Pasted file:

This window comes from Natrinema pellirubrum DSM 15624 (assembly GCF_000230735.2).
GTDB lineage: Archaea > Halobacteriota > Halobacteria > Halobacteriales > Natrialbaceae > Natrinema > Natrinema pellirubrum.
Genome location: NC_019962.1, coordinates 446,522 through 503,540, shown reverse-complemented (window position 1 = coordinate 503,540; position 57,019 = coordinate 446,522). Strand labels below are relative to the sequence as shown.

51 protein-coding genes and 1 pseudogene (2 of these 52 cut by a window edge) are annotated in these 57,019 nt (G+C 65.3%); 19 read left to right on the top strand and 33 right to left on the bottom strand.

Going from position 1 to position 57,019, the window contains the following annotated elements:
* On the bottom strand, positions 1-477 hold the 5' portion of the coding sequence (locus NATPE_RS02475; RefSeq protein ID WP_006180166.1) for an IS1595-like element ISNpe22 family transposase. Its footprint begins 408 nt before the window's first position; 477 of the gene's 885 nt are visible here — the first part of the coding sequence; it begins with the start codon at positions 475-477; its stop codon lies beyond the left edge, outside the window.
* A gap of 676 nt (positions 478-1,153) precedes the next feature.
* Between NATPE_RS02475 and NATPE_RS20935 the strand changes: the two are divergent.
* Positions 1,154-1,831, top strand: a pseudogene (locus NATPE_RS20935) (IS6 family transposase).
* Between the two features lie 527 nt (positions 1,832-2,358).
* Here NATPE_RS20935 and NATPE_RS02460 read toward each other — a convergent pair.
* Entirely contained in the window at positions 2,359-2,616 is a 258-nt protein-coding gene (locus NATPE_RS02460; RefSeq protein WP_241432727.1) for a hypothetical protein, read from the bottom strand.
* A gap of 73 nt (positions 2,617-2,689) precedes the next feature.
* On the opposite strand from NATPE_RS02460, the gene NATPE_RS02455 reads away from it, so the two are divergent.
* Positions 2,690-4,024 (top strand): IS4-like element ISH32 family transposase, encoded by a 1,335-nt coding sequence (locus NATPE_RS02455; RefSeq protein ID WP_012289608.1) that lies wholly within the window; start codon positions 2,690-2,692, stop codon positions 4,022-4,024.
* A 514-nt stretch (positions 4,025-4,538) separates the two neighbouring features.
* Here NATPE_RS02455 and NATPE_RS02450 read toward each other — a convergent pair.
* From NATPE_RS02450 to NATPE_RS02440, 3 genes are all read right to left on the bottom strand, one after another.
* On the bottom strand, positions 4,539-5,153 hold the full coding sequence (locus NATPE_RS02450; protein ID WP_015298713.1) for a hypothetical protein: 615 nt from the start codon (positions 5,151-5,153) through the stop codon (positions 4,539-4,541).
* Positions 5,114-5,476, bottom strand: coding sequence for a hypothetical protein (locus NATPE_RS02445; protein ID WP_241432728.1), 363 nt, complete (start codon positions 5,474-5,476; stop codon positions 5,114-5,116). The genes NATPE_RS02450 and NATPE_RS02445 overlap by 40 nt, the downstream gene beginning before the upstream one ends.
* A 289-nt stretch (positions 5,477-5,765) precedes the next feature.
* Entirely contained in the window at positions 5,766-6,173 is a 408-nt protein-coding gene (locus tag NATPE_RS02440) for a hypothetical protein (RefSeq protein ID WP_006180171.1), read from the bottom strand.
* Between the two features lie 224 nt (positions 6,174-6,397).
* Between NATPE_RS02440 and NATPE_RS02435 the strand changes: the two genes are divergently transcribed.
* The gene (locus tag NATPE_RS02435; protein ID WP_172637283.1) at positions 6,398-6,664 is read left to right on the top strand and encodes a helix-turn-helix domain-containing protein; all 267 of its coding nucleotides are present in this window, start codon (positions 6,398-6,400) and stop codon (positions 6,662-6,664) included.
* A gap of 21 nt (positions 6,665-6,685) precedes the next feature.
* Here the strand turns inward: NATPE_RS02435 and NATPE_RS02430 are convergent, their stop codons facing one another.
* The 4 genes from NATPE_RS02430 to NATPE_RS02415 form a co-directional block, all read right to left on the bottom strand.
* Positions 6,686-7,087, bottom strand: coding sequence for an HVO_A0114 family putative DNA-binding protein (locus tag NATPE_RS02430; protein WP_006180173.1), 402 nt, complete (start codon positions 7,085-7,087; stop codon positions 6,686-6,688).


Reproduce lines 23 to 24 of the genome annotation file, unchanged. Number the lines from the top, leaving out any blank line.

* Between the two features lie 224 nt (positions 6,174-6,397).
* Between NATPE_RS02440 and NATPE_RS02435 the strand changes: the two genes are divergently transcribed.